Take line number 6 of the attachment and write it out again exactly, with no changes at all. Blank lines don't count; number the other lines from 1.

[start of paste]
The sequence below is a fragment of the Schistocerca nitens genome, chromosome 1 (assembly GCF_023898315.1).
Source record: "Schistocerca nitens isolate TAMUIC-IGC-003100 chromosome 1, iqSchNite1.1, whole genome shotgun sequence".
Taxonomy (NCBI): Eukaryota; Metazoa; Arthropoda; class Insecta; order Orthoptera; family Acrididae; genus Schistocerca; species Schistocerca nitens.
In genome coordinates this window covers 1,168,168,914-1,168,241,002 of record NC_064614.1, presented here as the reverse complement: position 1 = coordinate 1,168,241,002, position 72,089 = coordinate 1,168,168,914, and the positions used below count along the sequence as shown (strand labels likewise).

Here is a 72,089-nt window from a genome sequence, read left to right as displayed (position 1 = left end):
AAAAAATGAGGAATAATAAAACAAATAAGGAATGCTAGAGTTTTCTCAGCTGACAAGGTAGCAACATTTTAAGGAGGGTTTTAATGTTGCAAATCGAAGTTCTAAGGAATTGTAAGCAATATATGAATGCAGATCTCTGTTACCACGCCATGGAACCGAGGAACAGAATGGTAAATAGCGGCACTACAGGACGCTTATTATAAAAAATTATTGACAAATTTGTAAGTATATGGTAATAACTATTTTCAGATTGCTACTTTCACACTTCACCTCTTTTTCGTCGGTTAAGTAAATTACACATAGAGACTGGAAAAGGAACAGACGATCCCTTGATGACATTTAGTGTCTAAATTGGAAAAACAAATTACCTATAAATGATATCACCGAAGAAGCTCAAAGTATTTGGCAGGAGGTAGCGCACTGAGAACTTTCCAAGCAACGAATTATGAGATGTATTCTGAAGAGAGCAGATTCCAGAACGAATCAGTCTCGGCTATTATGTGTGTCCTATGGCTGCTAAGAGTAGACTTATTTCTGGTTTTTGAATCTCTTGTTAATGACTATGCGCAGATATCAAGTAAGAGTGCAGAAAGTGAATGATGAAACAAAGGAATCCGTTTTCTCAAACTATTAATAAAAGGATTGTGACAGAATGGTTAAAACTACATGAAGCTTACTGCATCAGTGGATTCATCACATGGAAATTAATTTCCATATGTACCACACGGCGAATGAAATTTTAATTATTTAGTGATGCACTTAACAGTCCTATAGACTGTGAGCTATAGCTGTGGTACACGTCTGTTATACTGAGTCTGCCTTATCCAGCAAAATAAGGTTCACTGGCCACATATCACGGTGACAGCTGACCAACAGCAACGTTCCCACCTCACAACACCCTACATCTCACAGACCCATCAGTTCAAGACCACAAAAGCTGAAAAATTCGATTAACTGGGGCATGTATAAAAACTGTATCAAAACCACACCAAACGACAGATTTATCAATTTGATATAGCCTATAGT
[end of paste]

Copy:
AAAAAATGAGGAATAATAAAACAAATAAGGAATGCTAGAGTTTTCTCAGCTGACAAGGTAGCAACATTTTAAGGAGGGTTTTAATGTTGCAAATCGAAGTTCTAAGGAATTGTAAGCAATATATGAATGCAGATCTCTGTTACCACGCCATGGAACCGAGGAACAGAATGGTAAATAGCGGCACTACAGGACGCTTATTATAAAAAATTATTGACAAATTTGTAAGTATATGGTAATAACTATTTTCAGATTGCTACTTTCACACTTCACCTCTTTTTCGTCGGTTAAGTAAATTACACATAGAGACTGGAAAAGGAACAGACGATCCCTTGATGACATTTAGTGTCTAAATTGGAAAAACAAATTACCTATAAATGATATCACCGAAGAAGCTCAAAGTATTTGGCAGGAGGTAGCGCACTGAGAACTTTCCAAGCAACGAATTATGAGATGTATTCTGAAGAGAGCAGATTCCAGAACGAATCAGTCTCGGCTATTATGTGTGTCCTATGGCTGCTAAGAGTAGACTTATTTCTGGTTTTTGAATCTCTTGTTAATGACTATGCGCAGATATCAAGTAAGAGTGCAGAAAGTGAATGATGAAACAAAGGAATCCGTTTTCTCAAACTATTAATAAAAGGATTGTGACAGAATGGTTAAAACTACATGAAGCTTACTGCATCAGTGGATTCATCACATGGAAATTAATTTCCATATGTACCACACGGCGAATGAAATTTTAATTATTTAGTGATGCACTTAACAGTCCTATAGACTGTGAGCTATAGCTGTGGTACACGTCTGTTATACTGAGTCTGCCTTATCCAGCAAAATAAGGTTCACTGGCCACATATCACGGTGACAGCTGACCAACAGCAACGTTCCCACCTCACAACACCCTACATCTCACAGACCCATCAGTTCAAGACCACAAAAGCTGAAAAATTCGATTAACTGGGGCATGTATAAAAACTGTATCAAAACCACACCAAACGACAGATTTATCAATTTGATATAGCCTATAGT